GoD: In writing the book, what was your favorite scene overall?
CG: That’s a tough one, but I have to say that I enjoyed writing the scene where someone in Vegas calls Nick’s wife a MILF and he asks what that means and once he finds out, he just takes them apart.
GoD: Mr. Gianelli and Nick, to me, seem similar, like they were cut from the same cloth. Gianelli makes comments on modern culture himself and I got the impression that when they worked together that, if they weren’t friends, they had a mutual trust and mutual respect for each other. What do you think separates Nick ultimately from being a villain like Mr. Gianelli?
I think ultimately, at the end of the day, Gianelli would be cruel and whatever code of honor he likes to pretend he has, if it’s inconvenient for him, it goes right out the window. I don’t think Nick is like that. I don’t think he’s cruel just to be cruel. He likes kicking the asses of people whose asses deserve kicking. He’s not just wantonly cruel and he isn’t out to just exploit and use people. I think that’s really the difference. What I thought was brilliant about The Sopranos is just when you would start to root for Tony, they would do an episode that showed you that he was not a nice a guy. He’d screw somebody over or just totally ruin somebody. There was one good episode where he basically just ruined Robert Patrick’s character and life. And I think that to me is the difference: that’s the sort of thing Gianelli would do and Nick would not.
GoD: Nick Bellami is a bad ass, he doesn’t take crap from anybody. If anybody challenges him, he’s always going to put them down. What do you think attracts audiences to that character type?
CG: I think there’s a certain primal quality about that sort of person. I think a lot of times we wish we could be like that. Let’s be realistic, someone who’s actually like that probably is going to have some sort of a tendency towards being a bully. Rarely with someone like that do they have the exact right code of honor””where they’re bad ass for the right reasons as opposed to the wrong reasons. I think it’s also very elusive. It’s something we’d like to see as something that we’d like to be real.
GoD: Is this your first time working with Jorge Lucas?
CG: It is my first time working with him and I think he just did an amazing job.
GoD: How much input did you have into the art style and the layout of the comic?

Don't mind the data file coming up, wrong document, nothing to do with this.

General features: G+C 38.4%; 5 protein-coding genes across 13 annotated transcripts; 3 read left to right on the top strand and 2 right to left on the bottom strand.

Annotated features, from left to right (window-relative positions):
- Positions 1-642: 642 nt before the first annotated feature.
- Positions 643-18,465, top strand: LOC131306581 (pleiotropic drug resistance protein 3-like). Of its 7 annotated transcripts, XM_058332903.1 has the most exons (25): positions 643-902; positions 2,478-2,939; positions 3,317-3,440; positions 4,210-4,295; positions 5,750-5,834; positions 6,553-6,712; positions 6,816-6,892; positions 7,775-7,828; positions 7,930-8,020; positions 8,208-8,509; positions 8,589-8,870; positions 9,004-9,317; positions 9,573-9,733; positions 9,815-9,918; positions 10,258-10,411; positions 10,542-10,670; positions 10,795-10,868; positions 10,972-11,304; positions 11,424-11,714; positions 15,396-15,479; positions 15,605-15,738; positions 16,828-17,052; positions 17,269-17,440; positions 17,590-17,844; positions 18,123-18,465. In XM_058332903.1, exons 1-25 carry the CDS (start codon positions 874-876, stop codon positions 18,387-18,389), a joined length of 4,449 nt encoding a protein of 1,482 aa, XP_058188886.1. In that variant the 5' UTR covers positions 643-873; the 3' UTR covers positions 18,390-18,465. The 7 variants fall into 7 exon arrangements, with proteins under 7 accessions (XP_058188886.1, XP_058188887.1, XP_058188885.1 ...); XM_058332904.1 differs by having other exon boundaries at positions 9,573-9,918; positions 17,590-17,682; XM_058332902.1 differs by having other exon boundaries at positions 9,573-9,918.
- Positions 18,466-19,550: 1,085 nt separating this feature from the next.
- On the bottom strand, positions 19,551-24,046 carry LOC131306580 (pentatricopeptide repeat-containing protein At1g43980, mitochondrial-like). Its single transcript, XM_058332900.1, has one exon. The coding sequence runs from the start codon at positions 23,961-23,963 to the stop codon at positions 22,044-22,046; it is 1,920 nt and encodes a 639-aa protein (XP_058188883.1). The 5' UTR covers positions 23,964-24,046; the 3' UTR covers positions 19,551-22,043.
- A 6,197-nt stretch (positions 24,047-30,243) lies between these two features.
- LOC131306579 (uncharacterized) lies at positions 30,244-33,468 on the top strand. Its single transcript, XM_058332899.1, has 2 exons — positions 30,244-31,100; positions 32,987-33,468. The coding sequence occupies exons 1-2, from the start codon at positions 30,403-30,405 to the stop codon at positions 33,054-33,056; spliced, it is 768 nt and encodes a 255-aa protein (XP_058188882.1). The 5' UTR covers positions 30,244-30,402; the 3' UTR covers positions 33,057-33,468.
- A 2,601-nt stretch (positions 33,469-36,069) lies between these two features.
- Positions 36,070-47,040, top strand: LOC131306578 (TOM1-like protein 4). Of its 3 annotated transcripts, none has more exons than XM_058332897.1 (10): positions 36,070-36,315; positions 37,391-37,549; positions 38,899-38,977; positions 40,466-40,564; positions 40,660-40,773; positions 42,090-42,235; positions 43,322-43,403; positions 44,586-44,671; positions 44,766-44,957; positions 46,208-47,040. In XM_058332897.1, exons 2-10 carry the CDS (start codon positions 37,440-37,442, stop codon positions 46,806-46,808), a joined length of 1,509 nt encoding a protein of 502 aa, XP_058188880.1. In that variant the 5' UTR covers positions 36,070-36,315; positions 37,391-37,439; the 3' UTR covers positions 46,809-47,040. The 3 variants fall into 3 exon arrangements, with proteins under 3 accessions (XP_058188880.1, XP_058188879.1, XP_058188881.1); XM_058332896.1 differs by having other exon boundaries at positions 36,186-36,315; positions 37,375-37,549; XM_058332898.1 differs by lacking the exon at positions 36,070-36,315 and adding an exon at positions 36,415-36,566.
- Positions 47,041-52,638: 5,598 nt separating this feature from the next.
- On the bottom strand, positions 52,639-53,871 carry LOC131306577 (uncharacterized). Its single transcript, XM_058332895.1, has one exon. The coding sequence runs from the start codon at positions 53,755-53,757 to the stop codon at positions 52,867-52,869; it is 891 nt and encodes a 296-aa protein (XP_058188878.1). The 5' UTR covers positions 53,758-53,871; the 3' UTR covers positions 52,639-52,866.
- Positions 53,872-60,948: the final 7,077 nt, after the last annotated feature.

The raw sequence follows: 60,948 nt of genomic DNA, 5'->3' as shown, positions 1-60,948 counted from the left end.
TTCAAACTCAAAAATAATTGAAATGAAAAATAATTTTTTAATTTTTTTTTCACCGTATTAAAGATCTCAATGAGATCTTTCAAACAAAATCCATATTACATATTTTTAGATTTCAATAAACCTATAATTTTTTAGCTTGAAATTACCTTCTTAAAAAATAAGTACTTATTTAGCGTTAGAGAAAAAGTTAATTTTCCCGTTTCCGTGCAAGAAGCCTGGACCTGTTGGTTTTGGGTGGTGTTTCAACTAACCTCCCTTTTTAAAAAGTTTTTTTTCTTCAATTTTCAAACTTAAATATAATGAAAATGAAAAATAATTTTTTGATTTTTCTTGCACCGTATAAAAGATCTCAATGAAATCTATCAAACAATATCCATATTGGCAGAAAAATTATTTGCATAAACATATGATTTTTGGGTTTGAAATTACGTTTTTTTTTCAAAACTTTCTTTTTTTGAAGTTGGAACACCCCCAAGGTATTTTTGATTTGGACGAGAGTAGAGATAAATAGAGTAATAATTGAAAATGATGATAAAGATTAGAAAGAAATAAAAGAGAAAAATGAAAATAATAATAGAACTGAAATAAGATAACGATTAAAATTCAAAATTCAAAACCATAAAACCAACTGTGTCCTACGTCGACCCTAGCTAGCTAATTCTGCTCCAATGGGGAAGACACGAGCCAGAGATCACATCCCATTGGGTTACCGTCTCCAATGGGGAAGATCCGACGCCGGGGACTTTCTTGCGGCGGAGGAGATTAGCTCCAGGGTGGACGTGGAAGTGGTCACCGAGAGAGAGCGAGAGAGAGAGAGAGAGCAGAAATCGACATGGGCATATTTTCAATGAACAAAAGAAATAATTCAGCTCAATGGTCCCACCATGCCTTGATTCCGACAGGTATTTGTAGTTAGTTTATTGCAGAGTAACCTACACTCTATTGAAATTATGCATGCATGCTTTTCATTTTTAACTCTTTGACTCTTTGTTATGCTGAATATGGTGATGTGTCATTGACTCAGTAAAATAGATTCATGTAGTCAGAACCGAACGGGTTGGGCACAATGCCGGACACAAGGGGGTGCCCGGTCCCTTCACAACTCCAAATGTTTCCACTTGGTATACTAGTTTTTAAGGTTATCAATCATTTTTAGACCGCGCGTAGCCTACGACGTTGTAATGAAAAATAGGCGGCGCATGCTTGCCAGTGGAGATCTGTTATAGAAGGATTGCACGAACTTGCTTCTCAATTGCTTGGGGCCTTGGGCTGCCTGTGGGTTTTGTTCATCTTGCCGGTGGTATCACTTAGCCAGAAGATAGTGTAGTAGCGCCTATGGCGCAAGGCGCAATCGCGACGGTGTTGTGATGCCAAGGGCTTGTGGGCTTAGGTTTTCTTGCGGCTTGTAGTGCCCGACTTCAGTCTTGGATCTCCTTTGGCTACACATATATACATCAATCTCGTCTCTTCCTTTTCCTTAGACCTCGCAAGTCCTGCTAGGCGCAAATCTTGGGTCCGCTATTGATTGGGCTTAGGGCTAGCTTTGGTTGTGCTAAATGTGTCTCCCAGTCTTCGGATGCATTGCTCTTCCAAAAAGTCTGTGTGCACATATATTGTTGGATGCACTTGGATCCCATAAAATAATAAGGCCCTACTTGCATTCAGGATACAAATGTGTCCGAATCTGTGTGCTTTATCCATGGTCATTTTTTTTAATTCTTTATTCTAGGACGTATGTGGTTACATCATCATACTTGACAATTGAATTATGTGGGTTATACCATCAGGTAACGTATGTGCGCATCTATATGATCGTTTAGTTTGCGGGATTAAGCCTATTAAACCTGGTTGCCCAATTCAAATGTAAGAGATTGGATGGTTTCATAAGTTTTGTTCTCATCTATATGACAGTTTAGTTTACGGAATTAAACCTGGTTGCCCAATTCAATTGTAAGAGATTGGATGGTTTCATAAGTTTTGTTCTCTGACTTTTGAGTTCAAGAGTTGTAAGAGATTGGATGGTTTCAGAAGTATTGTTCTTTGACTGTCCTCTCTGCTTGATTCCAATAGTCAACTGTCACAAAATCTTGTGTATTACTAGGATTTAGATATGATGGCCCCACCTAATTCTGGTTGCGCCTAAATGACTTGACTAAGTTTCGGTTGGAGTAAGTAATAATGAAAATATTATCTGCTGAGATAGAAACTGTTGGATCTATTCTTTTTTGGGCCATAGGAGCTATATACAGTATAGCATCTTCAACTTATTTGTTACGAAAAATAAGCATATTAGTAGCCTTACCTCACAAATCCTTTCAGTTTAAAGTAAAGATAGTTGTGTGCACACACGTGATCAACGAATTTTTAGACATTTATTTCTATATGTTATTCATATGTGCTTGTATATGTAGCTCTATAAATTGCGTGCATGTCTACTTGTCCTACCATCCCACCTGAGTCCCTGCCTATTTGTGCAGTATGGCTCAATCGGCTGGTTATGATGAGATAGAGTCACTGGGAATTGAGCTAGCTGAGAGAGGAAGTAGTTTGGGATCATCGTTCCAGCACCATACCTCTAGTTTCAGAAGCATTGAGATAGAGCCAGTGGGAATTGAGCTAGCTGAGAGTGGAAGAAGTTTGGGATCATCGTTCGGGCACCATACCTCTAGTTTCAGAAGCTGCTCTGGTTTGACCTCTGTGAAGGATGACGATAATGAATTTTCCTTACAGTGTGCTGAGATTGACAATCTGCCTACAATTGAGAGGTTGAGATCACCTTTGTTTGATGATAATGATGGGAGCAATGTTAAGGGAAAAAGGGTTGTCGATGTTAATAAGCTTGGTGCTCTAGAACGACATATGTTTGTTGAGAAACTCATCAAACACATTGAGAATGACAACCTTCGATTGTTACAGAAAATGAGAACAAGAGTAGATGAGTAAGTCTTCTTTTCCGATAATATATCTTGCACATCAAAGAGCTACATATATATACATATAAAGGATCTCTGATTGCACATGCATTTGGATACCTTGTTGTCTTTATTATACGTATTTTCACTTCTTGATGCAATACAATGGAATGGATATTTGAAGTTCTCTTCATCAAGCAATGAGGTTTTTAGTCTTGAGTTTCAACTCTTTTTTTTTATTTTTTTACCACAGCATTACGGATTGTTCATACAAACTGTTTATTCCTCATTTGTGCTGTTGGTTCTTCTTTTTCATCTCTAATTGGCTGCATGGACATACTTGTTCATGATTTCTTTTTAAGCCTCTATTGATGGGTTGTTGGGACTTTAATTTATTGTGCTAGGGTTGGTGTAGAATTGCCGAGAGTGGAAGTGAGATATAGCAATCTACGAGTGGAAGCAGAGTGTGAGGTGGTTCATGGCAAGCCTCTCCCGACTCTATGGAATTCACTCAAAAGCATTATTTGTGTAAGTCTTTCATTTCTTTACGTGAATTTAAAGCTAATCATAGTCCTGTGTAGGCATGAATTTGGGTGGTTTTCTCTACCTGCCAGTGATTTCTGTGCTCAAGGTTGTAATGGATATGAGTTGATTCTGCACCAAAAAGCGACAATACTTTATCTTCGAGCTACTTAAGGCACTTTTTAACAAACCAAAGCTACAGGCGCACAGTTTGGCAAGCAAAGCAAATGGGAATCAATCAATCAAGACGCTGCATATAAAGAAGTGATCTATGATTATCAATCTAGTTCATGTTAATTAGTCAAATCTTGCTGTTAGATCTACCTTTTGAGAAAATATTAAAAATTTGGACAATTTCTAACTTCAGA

CG: Well, I was seeing everything as it was coming in. He would turn in a layout and the editors would make notes on it and I also had the opportunity to do so. But for the most part, I didn’t have a heck of a lot of complaints. He did a great job. Sometimes there would be minor things. Like for storytelling purposes, something was coming in a future issue that he hadn’t read the script yet and you set this up and that’s it. It was pretty minor. I think he really understood the story and the characters and what I was trying to go for. Really I have no complaints whatsoever; he just did a great job.
GoD: I noticed that the preview was in color and the release was in black and white. Was that your decision?
CG: Originally this was going to be a miniseries and it was going to be in color. Ultimately, Top Cow came to me and said, “We’re reviving our creator-owned, Minotaur imprint and would you be interested? We’ve never done a graphic novel before, but we think this would suit very well as a black and white graphic novel. Would you think about about that?”
And my wife, who’s actually not a superhero comic person at all, had been seeing the art as it comes in. She was like, “This is great. It’s so beautiful in black and white. I wish it was printed in black and white.”
I had been kind of thinking the same thing, even though the colorist did a great job on that first issue. And so, we ultimately made that decision. The first issue, which is the first chapter now, came out it in a preview book that Top Cow put out called Top Cow First Looks, and that was a little while ago, maybe a year and a half ago now. Had it come out as a miniseries, the first issue would have come out considerably sooner. So that’s really why it was color, but at the end of the day, the decision was made to keep it black and white. Like I said, I had no complaints about the colorist, it was great work. But ultimately, I think that was the right decision. I think it’s just the feel. A lot of us associate film noir with black and white movies. I just think it helps the overall feel of the story.